Why Transcreation Briefs are Necessary Before Starting a Transcreation Project

When working with a transcreation specialist, it is extremely helpful to have a high quality transcreation brief on hand. Having a thorough transcreation brief at the ready can improve both the speed of the transcreation process and the final quality of the content delivered.

Transcreation is a time-consuming process that requires ample research. You can speed up the process, and limit confusion, by creating a brief that tells the transcreator the key information they need to know to get started. Outlining things like idioms, culture-specific terms, double meanings, and imagery that is specific to your brand in the transcreation brief can provide some much-needed clarity from the get go.

Let’s take a closer look at the questions a transcreation brief should answer.

Questions a Transcreation Brief Should Answer

Not sure where to start when creating a transcreation brief? Consider adding the answers to the following questions to your brief.

Questions About the Brand

Unless the transcreator is already familiar with your brand, make sure to introduce them to who you are, what you do, and what your brand values are. This will help the transcreator deliver the message in a way that aligns with your usual branding efforts.

  • What is the brand?
  • What is the product or service?
  • Why is this product or service different from the competition?
  • What is the brand essence (personality and voice)?
  • What does the brand stand for (mission and values)?

Questions About the Campaign

When you identify answers to important questions about the campaign the transcreator will work on, take care to clearly define your audience. Doing so will allow the linguist to work with specific references that may or may not be perceived by all age or social groups in your target audience.

  • What is the purpose of the campaign?
  • What message should the campaign convey?
  • Who is the target audience of this campaign?
  • What response are you looking for?
  • What should the customers’ next steps be after consuming your brand’s content?

Questions About Style Preferences

When it comes to style preferences, you’ll want to pay big attention to what you do and don’t want the transcreator to say. For example, a brand may want the transcreator to stay away from certain words or concepts that are against its values or their messaging. On the other hand, the brand may be used to referring to certain ideas or using select words to convey their personality and may want to make sure that style carries through to this project.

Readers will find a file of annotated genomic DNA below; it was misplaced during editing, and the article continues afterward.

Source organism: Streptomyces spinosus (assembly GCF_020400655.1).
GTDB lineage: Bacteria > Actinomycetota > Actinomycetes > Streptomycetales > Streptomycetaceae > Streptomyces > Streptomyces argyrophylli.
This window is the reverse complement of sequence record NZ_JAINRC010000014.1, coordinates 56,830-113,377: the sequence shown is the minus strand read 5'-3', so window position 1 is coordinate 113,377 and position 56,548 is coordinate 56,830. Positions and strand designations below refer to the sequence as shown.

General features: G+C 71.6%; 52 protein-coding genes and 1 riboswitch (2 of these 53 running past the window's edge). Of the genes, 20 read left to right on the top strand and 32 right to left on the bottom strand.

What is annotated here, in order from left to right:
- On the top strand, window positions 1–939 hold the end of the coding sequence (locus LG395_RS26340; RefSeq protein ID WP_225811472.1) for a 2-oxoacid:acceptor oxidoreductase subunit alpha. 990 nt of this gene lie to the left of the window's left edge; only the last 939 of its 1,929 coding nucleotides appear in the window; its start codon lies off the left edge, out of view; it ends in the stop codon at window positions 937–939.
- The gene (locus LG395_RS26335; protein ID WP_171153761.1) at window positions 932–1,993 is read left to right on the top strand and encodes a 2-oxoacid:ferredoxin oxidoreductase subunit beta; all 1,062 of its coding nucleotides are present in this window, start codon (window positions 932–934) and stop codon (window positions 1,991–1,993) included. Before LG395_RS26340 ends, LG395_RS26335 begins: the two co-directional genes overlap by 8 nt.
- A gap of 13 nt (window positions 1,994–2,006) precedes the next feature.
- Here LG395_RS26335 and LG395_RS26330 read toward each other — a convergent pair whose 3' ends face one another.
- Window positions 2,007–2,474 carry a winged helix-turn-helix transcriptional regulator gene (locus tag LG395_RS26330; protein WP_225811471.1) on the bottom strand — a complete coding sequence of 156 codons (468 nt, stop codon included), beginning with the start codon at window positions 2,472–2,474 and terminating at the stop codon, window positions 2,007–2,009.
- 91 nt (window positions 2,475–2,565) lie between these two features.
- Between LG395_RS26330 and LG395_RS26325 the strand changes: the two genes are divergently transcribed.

The source copy is likely already a very creative copy that may include wordplays or other creative devices. While the meaning may be evident, it’s helpful to explain why it was chosen and what it accomplishes in the copy. Is the aim to make the reader laugh? Is the aim to use an analogy? This helps the transcreator create the same effect using different creative devices in the target language.

It can also be helpful to share your plans for the campaign, such as where the copy they’re working on will appear (such as a social media ad, billboard ad, or TV commercial). This information will help the transcreator put themselves in the target audience’s shoes and guess how this message will come across in a certain medium.

  • Are there any things or concepts you want to avoid?
  • What things or concepts should be included?
  • Where is the copy going to appear?
  • Are there reference materials or other relevant websites?
  • Are there space limitations such as character limitations or a max word count?
  • In which format should the job be delivered?
  • Are there any special clarifications regarding wordplays or jargon?
  • Will there any other visual assets accompany the copy?

Visuals are an important part of a marketing text or campaign. Send your transcreator all the visuals you can possibly provide: mood boards, brochures, websites, outdoor posters, etc. Anything that might be useful should be included. Remember those previously mentioned wordplays? Well, they often relate to the visuals of a campaign. If your linguist is missing them, they may miss the campaign’s whole point.

The Takeaway

Answering all of these questions in written form may take a lot of time, so if you’re in a time crunch, you can walk your transcreator through these questions verbally on the phone. The essential thing is that all of these aspects are talked about so that the target copy can reflect not only what the source says, but also what the brand/client had in mind when they created it.

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